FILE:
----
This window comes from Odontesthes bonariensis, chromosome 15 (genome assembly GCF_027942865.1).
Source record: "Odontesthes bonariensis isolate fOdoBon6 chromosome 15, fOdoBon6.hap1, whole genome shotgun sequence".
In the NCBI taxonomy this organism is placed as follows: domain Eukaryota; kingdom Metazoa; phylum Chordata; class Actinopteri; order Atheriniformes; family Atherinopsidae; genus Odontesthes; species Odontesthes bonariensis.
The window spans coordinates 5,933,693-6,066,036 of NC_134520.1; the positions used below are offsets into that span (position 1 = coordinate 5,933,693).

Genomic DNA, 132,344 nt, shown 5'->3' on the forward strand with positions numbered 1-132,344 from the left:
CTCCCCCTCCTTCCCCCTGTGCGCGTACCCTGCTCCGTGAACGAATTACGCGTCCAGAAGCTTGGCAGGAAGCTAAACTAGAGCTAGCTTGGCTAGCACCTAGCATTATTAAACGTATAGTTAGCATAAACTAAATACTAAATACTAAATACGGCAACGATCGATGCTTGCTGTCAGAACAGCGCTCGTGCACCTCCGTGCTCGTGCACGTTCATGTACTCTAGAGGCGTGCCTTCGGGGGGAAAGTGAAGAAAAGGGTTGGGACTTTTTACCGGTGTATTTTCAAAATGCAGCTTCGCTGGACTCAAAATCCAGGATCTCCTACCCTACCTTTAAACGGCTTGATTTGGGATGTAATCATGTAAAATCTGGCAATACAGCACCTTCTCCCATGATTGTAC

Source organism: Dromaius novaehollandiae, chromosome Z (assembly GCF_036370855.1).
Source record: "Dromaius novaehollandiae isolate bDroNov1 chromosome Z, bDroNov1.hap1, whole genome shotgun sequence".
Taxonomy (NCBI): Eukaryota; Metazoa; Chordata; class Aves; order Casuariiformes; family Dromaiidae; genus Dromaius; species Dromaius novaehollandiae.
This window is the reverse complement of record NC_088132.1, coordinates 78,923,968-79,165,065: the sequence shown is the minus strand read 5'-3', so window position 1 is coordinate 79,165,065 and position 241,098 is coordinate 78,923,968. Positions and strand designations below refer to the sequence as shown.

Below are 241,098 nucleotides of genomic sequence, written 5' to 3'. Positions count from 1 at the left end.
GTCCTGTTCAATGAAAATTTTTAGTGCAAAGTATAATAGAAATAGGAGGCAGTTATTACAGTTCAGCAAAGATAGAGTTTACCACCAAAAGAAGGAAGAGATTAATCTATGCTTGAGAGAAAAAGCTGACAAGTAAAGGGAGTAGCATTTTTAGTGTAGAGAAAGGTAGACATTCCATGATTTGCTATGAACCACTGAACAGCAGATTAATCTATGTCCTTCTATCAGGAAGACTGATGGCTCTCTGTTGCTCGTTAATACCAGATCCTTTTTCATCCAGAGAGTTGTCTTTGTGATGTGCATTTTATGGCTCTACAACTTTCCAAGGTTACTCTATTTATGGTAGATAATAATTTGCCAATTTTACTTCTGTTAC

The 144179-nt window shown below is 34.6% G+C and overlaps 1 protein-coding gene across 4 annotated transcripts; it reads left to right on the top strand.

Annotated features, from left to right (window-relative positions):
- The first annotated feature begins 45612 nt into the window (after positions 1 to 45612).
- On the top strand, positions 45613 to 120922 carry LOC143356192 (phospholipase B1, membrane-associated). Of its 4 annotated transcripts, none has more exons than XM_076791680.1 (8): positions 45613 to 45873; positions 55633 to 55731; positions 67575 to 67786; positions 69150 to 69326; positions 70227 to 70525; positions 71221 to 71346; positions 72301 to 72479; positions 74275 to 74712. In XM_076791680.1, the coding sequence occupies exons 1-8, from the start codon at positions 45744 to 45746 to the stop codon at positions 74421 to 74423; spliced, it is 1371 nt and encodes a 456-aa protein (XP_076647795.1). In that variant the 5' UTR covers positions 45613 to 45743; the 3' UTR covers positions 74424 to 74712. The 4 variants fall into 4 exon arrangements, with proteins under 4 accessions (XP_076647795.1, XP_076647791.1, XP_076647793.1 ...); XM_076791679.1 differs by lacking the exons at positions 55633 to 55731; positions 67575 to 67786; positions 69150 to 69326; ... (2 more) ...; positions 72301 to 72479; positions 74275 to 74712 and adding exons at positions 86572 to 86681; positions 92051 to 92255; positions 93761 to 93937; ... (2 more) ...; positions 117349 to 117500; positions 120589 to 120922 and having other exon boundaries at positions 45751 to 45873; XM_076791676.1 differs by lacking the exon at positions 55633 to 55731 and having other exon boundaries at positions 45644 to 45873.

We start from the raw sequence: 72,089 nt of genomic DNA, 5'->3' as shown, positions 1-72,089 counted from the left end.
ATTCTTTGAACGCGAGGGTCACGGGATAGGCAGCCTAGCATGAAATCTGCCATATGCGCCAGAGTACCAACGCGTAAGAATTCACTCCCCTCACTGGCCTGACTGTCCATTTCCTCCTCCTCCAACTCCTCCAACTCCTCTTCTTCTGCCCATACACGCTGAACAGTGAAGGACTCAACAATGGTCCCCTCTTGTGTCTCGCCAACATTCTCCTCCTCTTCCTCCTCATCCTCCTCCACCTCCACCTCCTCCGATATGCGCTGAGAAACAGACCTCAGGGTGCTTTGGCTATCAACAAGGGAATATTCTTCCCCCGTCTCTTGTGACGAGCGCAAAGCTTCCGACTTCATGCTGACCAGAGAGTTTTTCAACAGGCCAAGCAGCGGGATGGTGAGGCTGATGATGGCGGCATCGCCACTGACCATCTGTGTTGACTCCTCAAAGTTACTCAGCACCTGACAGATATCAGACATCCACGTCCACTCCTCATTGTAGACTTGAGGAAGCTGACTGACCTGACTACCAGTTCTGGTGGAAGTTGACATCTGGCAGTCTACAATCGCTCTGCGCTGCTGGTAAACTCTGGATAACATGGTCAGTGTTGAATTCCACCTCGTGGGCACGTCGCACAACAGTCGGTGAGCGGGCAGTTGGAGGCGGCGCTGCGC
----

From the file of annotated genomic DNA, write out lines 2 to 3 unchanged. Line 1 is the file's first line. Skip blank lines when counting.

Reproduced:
Source record: "Odontesthes bonariensis isolate fOdoBon6 chromosome 15, fOdoBon6.hap1, whole genome shotgun sequence".
In the NCBI taxonomy this organism is placed as follows: domain Eukaryota; kingdom Metazoa; phylum Chordata; class Actinopteri; order Atheriniformes; family Atherinopsidae; genus Odontesthes; species Odontesthes bonariensis.